Statistics Won’t Tell You How To Blog Effectively


If you’re working on a business blog for your website, then you are probably aware your blog can help you with Search Engine Optimization—but that’s not its only or even necessarily its primary function.

Google is by far the dominant search engine, and one of the ways Google stays on top is by constantly fine-tuning its search algorithm. It’s the job of SEO professionals to reverse-engineer that algorithm and make their clients’ sites easier to find. Few people look beyond page one of the search results, so that’s where you want to be if you have a business website and need to attract organic traffic. Updating your blog regularly helps to keep your site on top of the search results for the important keywords and key-phrases that potential customers are using to find businesses like yours.

Good SEO People Work By the Numbers

Good SEO people are quantitative; they work by the numbers. They think about your site’s statistics: the number of hits, where the hits came from, where they land and how many turn into sales. They look for the keywords that draw in paying customers, and they work on ranking the site for those keywords. They trace the benefits of changes they make to the site and new content they add. If they’re especially good, they think about your Return on Investment, too, and whether or not their services are providing you with a good ROI. It’s no wonder that SEO professionals love statistics.

Because SEO marketers know that statistics are the key to their success, they’re also interested in the metrics that relate to content strategy, including business blogs. When we work with SEO people, they usually give us some parameters, including word count ranges and keywords. Trend information for blog post word count and many other parameters is available, and that’s where things can get a little dodgy.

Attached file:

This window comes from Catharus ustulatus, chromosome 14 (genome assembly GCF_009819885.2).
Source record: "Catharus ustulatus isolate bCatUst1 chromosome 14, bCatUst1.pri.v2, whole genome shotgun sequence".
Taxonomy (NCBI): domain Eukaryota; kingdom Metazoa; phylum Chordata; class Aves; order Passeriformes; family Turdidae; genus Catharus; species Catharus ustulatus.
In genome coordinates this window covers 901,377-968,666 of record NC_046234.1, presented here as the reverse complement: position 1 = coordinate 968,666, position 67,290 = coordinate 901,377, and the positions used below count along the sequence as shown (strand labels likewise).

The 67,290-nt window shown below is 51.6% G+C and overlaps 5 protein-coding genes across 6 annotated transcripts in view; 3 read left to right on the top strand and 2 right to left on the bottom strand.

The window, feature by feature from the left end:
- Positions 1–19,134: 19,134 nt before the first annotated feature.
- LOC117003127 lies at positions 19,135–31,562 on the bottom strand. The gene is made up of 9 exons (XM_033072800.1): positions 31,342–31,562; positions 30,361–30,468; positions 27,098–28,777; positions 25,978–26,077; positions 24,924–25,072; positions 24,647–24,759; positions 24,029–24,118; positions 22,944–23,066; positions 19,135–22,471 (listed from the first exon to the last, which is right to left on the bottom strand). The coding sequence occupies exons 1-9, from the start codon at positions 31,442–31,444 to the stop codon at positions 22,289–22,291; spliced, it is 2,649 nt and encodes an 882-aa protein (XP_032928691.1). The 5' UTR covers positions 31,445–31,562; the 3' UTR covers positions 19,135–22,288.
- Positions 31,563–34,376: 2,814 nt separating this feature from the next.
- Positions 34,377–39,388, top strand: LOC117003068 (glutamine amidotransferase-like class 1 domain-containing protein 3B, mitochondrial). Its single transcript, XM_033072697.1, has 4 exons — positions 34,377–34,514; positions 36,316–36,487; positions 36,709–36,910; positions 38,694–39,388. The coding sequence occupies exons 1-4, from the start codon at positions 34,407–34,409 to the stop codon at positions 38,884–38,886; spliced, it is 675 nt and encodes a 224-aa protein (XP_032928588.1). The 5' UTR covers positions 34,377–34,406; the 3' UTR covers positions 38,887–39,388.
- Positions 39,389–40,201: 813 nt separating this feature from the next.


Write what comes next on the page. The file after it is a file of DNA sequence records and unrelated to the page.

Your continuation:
I’m Not Naming Any Names…

statistics lie

The web is awash with posts written by SEO marketers that give blogging advice based on large-scale trends. That is, they look at the average parameters for the most liked, most shared and most read blog posts and then conclude that if you duplicate characteristics like word count and title style, your blog will be more successful. However, correlation doesn’t necessarily equal causation.

Article Length: 2000 words is best? 

Statistics say that 1500 to 4000 word blog posts are best. Will WordJet.net write you 2000-word blog posts? We’d be extremely happy to, since you’ll be paying us by the word. However, we’d better have a talk about what’s going to make each post special enough to warrant that length, and you’re probably not going to ask us for three a week.

The fact is, nobody’s going to read or even skim a post that long unless it’s exceptionally interesting or helpful. A collection of shorter posts, say 350 to 600 words, is better for answering questions, sharing industry information, discussing trends, showcasing products and brands and delivering news about events, promotions and awards. Will someone read a 3000 word post on currency exchange rates in The Economist? Quite possibly. Will they read a 3000 word post on this spring’s sandal styles on your shoe blog? Probably not.